Tuesday 20 May 2014

Day 3: How to Diagnose a Seizure

The thing with experimenting with medications for certain types of epilepsy, is it can take years to find a medication that works, if you have long gaps between seizures. But even frequent epilepsy can be difficult to get an exact diagnosis for too.

There's a number of strategies to use when helping your Neurologist figure out the best treatment for your epilepsy, but even just finding out what kind of epilepsy you have, can make a huge difference to helping you feel less isolated within your own community. I remember speaking to a young woman, Rachel, at Chalfont St Peter, the specialist epilepsy centre and I talked to her about our Temporal Lobe Epilepsy Petit-mal seizures.
It was as if a light had just gone on in our heads and it was so liberating to find someone who understood something, which can often feel impossible to explain.

What people don't really understand, is there is a host of different kinds of epilepsy people could have. It's like the different kinds of cancer there are, except it's specific to the brain, so what you actually do during a seizure, could do so much to help your Neurologist understand if your epilepsy is starting in the left or right side of your brain, if it's impacted by lights, if it is centred round the area where you process emotions... there are so many things your doctor can take from seeing one of your seizures. It's why I always ask my friends, (if they can get over the fear of dealing with a seizure) to try and film it on their phone.

I understand that's not always possible, so the next best thing I can do, is ask them to describe it for me, but in particular, for myself, to keep a track of exactly when I've taken (or on rare occasions) missed my medication. What time of day I had my seizure, what day of the month, did I have exam stress, for girls, was it just before starting their period, did I miss any meals? All of this info can hugely help work out why you're having seizures and keeping a track of it can greatly help your doctor find the best medication for you.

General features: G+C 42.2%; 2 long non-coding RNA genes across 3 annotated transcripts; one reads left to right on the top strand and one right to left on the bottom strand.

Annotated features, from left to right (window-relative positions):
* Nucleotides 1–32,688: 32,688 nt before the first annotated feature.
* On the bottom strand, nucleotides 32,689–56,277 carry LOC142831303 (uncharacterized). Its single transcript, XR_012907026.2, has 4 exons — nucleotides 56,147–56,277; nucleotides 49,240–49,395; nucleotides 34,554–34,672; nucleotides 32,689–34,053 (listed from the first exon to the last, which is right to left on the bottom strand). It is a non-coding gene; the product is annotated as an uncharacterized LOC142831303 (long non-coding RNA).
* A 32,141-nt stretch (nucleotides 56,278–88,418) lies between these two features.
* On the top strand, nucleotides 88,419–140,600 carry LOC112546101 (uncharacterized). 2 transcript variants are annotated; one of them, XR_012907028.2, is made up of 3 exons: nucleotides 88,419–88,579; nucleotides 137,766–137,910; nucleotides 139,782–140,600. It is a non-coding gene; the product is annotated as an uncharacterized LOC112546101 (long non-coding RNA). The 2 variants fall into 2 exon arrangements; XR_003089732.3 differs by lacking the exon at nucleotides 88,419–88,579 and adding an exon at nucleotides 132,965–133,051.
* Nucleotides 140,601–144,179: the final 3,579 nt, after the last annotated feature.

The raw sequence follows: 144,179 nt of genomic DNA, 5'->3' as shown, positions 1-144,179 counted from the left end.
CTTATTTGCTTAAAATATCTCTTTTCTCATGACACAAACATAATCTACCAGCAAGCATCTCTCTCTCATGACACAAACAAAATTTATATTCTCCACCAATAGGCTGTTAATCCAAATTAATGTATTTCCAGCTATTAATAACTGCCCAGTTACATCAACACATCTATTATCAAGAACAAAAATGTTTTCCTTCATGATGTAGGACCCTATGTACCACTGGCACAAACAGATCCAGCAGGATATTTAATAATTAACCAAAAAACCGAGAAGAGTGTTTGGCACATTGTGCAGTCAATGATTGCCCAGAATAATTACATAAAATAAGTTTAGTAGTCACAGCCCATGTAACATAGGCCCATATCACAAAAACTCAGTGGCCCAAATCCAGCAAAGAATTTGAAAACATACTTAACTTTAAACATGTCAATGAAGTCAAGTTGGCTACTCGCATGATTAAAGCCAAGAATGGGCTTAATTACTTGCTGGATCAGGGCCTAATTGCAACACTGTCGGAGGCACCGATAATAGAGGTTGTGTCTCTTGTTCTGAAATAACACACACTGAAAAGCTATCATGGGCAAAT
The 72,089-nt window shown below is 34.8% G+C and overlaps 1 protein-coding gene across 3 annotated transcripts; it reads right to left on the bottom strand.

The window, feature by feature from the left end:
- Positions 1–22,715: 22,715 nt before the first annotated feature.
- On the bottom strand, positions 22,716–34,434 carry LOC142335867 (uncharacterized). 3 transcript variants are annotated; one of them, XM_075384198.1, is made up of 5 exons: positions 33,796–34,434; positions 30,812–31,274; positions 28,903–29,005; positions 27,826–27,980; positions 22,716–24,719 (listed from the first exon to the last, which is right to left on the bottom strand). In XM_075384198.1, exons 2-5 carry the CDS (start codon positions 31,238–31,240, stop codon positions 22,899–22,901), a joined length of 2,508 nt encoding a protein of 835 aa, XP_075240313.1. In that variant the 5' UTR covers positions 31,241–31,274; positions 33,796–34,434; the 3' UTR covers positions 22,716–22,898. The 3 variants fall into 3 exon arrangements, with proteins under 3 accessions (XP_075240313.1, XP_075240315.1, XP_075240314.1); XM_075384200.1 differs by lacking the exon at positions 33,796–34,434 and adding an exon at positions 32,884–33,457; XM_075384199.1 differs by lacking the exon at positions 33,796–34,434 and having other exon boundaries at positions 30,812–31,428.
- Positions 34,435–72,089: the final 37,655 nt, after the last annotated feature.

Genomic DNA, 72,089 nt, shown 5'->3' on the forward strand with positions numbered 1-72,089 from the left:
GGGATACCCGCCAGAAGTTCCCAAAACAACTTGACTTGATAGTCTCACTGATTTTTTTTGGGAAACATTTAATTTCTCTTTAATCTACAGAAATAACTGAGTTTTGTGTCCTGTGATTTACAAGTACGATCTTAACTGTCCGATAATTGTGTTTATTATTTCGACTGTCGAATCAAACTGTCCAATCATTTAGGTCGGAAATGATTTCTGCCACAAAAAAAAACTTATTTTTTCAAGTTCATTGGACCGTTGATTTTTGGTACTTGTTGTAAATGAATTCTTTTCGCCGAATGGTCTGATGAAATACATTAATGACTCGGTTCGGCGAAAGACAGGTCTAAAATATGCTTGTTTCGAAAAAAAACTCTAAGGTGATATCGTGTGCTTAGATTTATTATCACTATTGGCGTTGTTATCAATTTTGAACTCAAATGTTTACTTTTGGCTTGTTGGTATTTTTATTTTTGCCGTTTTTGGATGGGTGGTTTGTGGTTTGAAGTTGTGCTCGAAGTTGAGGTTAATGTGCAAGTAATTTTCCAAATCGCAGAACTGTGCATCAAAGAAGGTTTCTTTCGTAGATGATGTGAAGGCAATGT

The other thing I found was not to be afraid to be assertive about recognising symptoms, from places you can trust information you're getting about your epilepsy. If you're recognising symptoms, make sure you tell your doctor about it - it can all speed up the process of getting to the right medication quicker.

The biggest thing for me though, is actually going through full testing, like EEGs or ECGs despite how painful it might be to attach the electrodes to your head's surface, it's so valuable in detecting where your epilepsy is coming from. MRI scanning too, has completely changed Neurology more than most Neuroscientists could imagine I expect. It's a fantastic tool for using to detect things like scarring on the brain, so despite my dislike of enclosed spaces, it was so worth the time spent in the scanner.

There are so many aids to finding the best possible treatment for whatever type of epilepsy you have diagnosed. Places like, Epilepsy Action, Epilepsy Society and Young Epilepsy, will never not provide you with information and tools like seizure diaries, to help you get to the bottom of your condition.

At the end of the day, when it comes to drilling down into a specific epilepsy diagnoses, you can never give your doctor too much information.

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